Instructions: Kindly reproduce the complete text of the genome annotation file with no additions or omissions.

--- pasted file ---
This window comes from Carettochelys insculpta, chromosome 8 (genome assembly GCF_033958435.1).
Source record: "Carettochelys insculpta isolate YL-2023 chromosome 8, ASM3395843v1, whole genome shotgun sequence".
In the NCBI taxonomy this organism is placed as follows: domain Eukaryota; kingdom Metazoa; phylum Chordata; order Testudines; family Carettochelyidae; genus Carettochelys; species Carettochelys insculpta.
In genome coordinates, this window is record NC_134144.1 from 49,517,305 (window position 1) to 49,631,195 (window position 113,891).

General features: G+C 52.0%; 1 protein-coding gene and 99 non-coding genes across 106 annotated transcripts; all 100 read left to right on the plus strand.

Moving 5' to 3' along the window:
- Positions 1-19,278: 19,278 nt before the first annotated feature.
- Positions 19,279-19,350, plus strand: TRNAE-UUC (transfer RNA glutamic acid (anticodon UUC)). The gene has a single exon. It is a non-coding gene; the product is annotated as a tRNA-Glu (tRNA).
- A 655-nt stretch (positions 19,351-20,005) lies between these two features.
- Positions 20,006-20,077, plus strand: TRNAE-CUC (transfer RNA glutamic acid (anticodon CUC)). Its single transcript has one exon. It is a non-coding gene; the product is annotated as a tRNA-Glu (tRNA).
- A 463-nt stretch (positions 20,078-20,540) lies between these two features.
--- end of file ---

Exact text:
This window comes from Carettochelys insculpta, chromosome 8 (genome assembly GCF_033958435.1).
Source record: "Carettochelys insculpta isolate YL-2023 chromosome 8, ASM3395843v1, whole genome shotgun sequence".
In the NCBI taxonomy this organism is placed as follows: domain Eukaryota; kingdom Metazoa; phylum Chordata; order Testudines; family Carettochelyidae; genus Carettochelys; species Carettochelys insculpta.
In genome coordinates, this window is record NC_134144.1 from 49,517,305 (window position 1) to 49,631,195 (window position 113,891).

General features: G+C 52.0%; 1 protein-coding gene and 99 non-coding genes across 106 annotated transcripts; all 100 read left to right on the plus strand.

Moving 5' to 3' along the window:
- Positions 1-19,278: 19,278 nt before the first annotated feature.
- Positions 19,279-19,350, plus strand: TRNAE-UUC (transfer RNA glutamic acid (anticodon UUC)). The gene has a single exon. It is a non-coding gene; the product is annotated as a tRNA-Glu (tRNA).
- A 655-nt stretch (positions 19,351-20,005) lies between these two features.
- Positions 20,006-20,077, plus strand: TRNAE-CUC (transfer RNA glutamic acid (anticodon CUC)). Its single transcript has one exon. It is a non-coding gene; the product is annotated as a tRNA-Glu (tRNA).
- A 463-nt stretch (positions 20,078-20,540) lies between these two features.